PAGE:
The development of effective vaccines for people with compromised immune systems may be feasible after all, according to a team of researchers, who demonstrated their approach could protect against pneumocystis pneumonia in mice lacking the same population of immune cells that HIV destroys in humans. The vaccine platform developed by Children's Hospital of Pittsburgh researchers, working in collaboration with researchers from the University of Pittsburgh and Louisiana State University, suggests that the immune system can be primed to ward off other infections as well, such as those caused by the flu, smallpox or exposure to anthrax, even in patients who have the highest risk for infection.
Reporting in the Journal of Clinical Investigation, Jay K. Kolls, MD, division chief of Pediatric Pulmonology, Laboratory of Lung Immunology and Host Defense at Children's Hospital of Pittsburgh, and professor of Pediatrics and Immunology at the University of Pittsburgh School of Medicine, and co-authors describe how their vaccine consisting of a specific antigen to pneumocystis and a molecule normally expressed on activated T-cells of the immune system offers protection from infection even in the absence of essential immune cells.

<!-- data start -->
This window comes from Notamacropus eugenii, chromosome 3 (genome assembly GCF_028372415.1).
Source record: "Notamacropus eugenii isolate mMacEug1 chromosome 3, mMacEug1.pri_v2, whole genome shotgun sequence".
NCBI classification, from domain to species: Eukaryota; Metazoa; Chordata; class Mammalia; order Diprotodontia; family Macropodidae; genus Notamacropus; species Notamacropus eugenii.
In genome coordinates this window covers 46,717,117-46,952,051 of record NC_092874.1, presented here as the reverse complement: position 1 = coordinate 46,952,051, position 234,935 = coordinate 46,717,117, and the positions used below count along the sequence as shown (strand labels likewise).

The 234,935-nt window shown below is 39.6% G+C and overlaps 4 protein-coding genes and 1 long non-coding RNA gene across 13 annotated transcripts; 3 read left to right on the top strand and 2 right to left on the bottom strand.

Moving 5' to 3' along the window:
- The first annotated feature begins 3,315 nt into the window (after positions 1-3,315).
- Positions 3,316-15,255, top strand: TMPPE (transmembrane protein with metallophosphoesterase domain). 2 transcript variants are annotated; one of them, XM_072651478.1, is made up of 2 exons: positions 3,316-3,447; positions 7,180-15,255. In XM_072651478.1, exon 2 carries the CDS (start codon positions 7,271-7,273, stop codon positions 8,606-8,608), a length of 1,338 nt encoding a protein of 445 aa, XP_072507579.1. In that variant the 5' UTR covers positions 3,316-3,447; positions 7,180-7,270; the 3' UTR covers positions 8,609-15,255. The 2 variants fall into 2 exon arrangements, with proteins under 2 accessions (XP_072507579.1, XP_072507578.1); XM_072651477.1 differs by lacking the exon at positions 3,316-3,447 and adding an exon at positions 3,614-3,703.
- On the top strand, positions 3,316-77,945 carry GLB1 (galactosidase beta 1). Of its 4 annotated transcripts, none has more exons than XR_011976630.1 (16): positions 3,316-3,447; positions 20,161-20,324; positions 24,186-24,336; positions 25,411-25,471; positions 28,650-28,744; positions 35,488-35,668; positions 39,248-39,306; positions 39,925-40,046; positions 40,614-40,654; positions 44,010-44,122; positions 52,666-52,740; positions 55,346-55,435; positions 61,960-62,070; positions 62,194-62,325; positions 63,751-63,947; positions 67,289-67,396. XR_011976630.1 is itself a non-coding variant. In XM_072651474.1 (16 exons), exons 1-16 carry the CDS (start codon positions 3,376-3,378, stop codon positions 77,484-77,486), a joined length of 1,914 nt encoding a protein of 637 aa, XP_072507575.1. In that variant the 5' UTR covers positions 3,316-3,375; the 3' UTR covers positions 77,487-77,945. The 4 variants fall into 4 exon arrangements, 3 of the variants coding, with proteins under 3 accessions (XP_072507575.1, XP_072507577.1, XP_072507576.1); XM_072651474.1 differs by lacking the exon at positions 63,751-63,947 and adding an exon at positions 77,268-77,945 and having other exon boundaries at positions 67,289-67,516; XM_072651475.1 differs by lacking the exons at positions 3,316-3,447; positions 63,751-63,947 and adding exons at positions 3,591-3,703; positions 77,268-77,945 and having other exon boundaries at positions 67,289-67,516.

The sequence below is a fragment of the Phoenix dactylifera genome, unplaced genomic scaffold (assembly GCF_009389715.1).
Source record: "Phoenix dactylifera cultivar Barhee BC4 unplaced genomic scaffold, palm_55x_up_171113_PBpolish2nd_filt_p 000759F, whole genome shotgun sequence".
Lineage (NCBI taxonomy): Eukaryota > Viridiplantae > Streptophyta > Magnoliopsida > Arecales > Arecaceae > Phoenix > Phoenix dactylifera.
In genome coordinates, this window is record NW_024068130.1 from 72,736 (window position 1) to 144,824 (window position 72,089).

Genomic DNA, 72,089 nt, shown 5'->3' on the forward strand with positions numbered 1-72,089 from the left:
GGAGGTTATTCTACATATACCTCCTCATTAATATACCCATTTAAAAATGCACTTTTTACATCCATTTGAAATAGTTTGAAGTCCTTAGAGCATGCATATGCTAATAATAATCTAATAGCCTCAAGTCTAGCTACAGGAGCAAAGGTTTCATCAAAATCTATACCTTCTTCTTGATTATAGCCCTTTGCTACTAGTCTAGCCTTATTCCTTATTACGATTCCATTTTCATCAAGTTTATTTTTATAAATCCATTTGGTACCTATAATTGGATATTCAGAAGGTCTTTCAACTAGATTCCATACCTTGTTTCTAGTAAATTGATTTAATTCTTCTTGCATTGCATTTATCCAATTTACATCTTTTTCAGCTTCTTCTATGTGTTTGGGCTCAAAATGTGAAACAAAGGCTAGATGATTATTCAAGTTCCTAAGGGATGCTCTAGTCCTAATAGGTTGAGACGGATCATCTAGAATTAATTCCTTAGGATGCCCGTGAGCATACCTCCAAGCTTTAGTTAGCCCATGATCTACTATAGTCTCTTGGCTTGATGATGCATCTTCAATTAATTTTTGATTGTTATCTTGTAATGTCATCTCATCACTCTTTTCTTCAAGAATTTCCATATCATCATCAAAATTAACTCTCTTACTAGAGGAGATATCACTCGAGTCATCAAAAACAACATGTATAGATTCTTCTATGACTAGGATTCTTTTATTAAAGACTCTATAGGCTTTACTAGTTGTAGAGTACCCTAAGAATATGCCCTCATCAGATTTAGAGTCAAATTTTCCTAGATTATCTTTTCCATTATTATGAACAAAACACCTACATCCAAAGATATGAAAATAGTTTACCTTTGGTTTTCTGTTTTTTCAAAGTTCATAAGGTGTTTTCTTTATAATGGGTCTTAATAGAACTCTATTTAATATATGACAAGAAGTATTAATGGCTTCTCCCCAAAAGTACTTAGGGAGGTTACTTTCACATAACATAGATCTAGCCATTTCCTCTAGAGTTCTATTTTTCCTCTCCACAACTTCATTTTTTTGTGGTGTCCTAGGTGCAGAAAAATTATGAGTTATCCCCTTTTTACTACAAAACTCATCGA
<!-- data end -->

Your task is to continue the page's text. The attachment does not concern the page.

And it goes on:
Pneumocystis is a common and very serious infection in people with deficient function of CD4+ T-cells, such as patients with transplanted organs, HIV and children with leukemia. Without normal reservoirs of these particular T-cells that are key to immune responses, these patients are unable to stave off an infection that in most people causes, at most, a bad cold.
The findings are being published in the December 1 issue of the journal. The manuscript will be available online after 5 p.m. Nov. 23, 2005, at www.jci.org.
"In addition to protection against pneumocystis, our vaccine platform may be effective in preventing viral illnesses such as influenza, in high-risk, immune-deficient individuals," Dr. Kolls said. "This new technology opens up the possibility that therapeutic vaccine response can be achieved in populations of patients who face the greatest risk -- children, the immunosuppressed and the elderly.
Although not discussed in the paper, Dr. Kolls says the vaccine approach is worth investigating its potential for offering protection against weaponized agents, such as anthrax.
In mice depleted of CD4+ T cells, which are essential for signaling other cells and for producing antigen-specific antibodies, the vaccine strategy provided protection against pneumocystis. Importantly, this vaccine strategy was able to bypass the need for T cells.
A series of experiments helped identify the two key components of the experimental DNA vaccine, so called because it has only the molecular signatures of these constructs: the molecule used by activated CD4+ T cells to signal production of antibodies, and importantly, the specific fragment of pneumocystis that receptors on these antibodies recognize.